Assignments (see Assignments), Procedure calls (see Procedure Calls),
if statements (see If),
while (see While),
for loops (see For), and the
return statement (see
Return) are called statements. They can be entered interactively or be
part of a function definition. Every statement must be terminated by a
Statements, unlike expressions, have no value. They are executed only to
produce an effect. For example an assignment has the effect of assigning
a value to a variable, a
for loop has the effect of executing a
statement sequence for all elements in a list and so on. We will talk
about evaluation of expressions but about execution of statements to
emphasize this difference.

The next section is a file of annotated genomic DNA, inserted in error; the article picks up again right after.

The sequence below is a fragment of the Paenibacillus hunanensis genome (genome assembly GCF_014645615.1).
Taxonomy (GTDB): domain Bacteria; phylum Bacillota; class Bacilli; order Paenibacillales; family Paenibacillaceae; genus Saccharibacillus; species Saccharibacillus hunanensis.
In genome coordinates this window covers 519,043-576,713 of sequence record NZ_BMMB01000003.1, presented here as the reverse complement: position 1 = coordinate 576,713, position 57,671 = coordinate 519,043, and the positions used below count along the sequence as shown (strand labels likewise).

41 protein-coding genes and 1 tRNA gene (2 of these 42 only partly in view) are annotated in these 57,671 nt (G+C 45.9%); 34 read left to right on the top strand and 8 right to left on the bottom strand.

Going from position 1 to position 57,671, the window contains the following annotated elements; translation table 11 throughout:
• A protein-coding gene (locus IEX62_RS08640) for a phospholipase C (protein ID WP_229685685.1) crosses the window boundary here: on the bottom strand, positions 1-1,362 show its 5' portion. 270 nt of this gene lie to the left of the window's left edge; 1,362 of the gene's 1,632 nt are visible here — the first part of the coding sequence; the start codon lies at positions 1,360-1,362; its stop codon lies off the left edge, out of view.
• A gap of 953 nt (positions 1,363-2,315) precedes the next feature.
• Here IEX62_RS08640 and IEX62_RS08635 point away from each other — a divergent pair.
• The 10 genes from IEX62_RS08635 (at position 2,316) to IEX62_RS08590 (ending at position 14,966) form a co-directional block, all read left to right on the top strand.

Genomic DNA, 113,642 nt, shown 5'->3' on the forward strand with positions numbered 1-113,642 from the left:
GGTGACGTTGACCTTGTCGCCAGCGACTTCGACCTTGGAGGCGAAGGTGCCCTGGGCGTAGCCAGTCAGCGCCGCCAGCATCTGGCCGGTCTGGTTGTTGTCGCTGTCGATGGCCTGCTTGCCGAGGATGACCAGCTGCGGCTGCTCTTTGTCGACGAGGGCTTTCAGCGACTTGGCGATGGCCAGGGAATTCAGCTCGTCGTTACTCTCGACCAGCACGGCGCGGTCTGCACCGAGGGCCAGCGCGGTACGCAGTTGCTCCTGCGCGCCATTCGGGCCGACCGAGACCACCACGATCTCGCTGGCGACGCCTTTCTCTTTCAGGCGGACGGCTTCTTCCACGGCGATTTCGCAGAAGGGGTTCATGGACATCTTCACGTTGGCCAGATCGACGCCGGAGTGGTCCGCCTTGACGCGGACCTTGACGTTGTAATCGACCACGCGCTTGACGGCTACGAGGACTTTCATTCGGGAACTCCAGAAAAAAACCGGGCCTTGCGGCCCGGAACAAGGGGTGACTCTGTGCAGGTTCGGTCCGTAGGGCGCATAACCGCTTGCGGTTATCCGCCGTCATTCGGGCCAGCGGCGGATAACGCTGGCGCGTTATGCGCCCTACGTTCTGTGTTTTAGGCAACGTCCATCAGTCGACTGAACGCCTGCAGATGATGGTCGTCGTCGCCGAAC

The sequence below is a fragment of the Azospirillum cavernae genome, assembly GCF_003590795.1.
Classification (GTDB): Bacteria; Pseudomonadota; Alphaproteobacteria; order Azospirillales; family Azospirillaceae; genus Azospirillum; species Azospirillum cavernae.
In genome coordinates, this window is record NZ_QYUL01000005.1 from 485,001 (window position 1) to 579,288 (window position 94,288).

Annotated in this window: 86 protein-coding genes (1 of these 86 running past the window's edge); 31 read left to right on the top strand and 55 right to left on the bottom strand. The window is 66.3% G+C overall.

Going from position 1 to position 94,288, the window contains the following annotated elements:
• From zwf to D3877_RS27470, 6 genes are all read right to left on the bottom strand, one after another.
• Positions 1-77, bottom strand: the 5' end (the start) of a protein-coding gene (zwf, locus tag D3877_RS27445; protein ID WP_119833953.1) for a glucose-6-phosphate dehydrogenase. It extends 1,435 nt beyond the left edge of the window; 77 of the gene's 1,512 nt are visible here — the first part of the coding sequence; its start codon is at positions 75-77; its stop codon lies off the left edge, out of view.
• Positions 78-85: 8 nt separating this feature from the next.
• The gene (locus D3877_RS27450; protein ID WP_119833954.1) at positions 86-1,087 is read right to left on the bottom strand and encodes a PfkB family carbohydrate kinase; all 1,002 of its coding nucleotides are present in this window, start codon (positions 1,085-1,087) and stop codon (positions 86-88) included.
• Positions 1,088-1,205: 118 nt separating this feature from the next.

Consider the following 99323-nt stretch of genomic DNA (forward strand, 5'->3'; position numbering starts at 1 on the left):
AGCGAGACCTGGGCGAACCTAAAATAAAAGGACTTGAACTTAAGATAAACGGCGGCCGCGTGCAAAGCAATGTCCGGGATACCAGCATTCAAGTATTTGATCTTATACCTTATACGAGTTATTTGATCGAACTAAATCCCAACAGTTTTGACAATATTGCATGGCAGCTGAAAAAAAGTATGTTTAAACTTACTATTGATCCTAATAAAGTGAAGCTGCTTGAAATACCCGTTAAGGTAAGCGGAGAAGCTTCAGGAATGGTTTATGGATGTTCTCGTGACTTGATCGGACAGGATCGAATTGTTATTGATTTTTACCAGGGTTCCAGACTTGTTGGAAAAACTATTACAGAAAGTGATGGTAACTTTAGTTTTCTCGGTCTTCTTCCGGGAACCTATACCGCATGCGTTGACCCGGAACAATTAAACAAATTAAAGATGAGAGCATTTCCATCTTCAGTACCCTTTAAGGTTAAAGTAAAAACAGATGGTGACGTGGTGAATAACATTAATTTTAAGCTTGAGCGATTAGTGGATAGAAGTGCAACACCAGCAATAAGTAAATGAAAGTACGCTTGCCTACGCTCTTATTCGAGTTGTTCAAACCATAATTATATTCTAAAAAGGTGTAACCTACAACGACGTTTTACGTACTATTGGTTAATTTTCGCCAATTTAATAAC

It is possible to use expressions as statements. However this does cause a warning.
gap> if i <> 0 then k = 16/i; fi; Syntax error: warning, this statement has no effect if i <> 0 then k = 16/i; fi; ^
As you can see from the example this is useful for those users who are
used to languages where
= instead of
:= denotes assignment.
A sequence of one or more statements is a statement sequence, and may occur everywhere instead of a single statement. There is nothing like PASCAL's BEGIN-END, instead each construct is terminated by a keyword. The most simple statement sequence is a single semicolon, which can be used as an empty statement sequence.
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